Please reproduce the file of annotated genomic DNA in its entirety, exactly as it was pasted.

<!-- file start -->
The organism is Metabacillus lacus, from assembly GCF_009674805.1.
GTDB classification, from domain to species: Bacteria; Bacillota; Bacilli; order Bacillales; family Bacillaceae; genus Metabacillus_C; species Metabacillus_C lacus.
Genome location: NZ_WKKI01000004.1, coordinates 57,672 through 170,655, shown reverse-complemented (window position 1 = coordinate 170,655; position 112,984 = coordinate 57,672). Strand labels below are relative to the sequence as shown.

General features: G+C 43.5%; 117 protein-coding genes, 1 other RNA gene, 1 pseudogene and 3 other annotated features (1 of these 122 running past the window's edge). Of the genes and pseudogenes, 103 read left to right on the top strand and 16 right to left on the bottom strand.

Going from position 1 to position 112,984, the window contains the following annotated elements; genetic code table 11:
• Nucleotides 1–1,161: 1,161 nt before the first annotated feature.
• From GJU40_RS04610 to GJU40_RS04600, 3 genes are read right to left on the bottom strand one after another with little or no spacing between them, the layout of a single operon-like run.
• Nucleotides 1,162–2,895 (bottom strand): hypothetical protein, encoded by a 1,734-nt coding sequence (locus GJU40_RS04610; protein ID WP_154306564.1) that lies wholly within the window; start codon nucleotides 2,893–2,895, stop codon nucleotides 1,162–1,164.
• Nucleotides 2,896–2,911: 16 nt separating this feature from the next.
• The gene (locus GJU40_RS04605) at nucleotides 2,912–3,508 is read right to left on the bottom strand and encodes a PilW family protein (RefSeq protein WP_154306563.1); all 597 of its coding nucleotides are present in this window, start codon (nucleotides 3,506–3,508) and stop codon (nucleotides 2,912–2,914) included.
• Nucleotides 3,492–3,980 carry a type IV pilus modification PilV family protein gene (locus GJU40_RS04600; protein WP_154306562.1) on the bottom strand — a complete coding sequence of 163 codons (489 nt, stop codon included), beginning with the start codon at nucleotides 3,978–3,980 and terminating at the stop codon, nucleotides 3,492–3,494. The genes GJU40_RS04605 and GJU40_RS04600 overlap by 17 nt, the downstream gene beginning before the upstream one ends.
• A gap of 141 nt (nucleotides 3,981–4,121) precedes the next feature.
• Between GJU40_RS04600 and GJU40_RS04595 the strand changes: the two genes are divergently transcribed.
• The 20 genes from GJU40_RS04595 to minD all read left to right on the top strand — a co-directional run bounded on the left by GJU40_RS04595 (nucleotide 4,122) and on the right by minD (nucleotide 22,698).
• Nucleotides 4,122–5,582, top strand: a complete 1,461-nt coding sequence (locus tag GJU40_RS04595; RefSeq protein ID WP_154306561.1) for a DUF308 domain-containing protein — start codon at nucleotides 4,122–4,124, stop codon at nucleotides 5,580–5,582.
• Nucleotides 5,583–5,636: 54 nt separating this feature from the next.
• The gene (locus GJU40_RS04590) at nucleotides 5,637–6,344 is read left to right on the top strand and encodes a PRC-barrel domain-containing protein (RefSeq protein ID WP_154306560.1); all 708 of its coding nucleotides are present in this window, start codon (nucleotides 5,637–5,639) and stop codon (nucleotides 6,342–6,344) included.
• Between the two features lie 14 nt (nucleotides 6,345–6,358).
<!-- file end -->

The organism is Metabacillus lacus, from assembly GCF_009674805.1.
GTDB classification, from domain to species: Bacteria; Bacillota; Bacilli; order Bacillales; family Bacillaceae; genus Metabacillus_C; species Metabacillus_C lacus.
Genome location: NZ_WKKI01000004.1, coordinates 57,672 through 170,655, shown reverse-complemented (window position 1 = coordinate 170,655; position 112,984 = coordinate 57,672). Strand labels below are relative to the sequence as shown.

General features: G+C 43.5%; 117 protein-coding genes, 1 other RNA gene, 1 pseudogene and 3 other annotated features (1 of these 122 running past the window's edge). Of the genes and pseudogenes, 103 read left to right on the top strand and 16 right to left on the bottom strand.

Going from position 1 to position 112,984, the window contains the following annotated elements; genetic code table 11:
• Nucleotides 1–1,161: 1,161 nt before the first annotated feature.
• From GJU40_RS04610 to GJU40_RS04600, 3 genes are read right to left on the bottom strand one after another with little or no spacing between them, the layout of a single operon-like run.
• Nucleotides 1,162–2,895 (bottom strand): hypothetical protein, encoded by a 1,734-nt coding sequence (locus GJU40_RS04610; protein ID WP_154306564.1) that lies wholly within the window; start codon nucleotides 2,893–2,895, stop codon nucleotides 1,162–1,164.
• Nucleotides 2,896–2,911: 16 nt separating this feature from the next.
• The gene (locus GJU40_RS04605) at nucleotides 2,912–3,508 is read right to left on the bottom strand and encodes a PilW family protein (RefSeq protein WP_154306563.1); all 597 of its coding nucleotides are present in this window, start codon (nucleotides 3,506–3,508) and stop codon (nucleotides 2,912–2,914) included.
• Nucleotides 3,492–3,980 carry a type IV pilus modification PilV family protein gene (locus GJU40_RS04600; protein WP_154306562.1) on the bottom strand — a complete coding sequence of 163 codons (489 nt, stop codon included), beginning with the start codon at nucleotides 3,978–3,980 and terminating at the stop codon, nucleotides 3,492–3,494. The genes GJU40_RS04605 and GJU40_RS04600 overlap by 17 nt, the downstream gene beginning before the upstream one ends.
• A gap of 141 nt (nucleotides 3,981–4,121) precedes the next feature.
• Between GJU40_RS04600 and GJU40_RS04595 the strand changes: the two genes are divergently transcribed.
• The 20 genes from GJU40_RS04595 to minD all read left to right on the top strand — a co-directional run bounded on the left by GJU40_RS04595 (nucleotide 4,122) and on the right by minD (nucleotide 22,698).
• Nucleotides 4,122–5,582, top strand: a complete 1,461-nt coding sequence (locus tag GJU40_RS04595; RefSeq protein ID WP_154306561.1) for a DUF308 domain-containing protein — start codon at nucleotides 4,122–4,124, stop codon at nucleotides 5,580–5,582.
• Nucleotides 5,583–5,636: 54 nt separating this feature from the next.
• The gene (locus GJU40_RS04590) at nucleotides 5,637–6,344 is read left to right on the top strand and encodes a PRC-barrel domain-containing protein (RefSeq protein ID WP_154306560.1); all 708 of its coding nucleotides are present in this window, start codon (nucleotides 5,637–5,639) and stop codon (nucleotides 6,342–6,344) included.
• Between the two features lie 14 nt (nucleotides 6,345–6,358).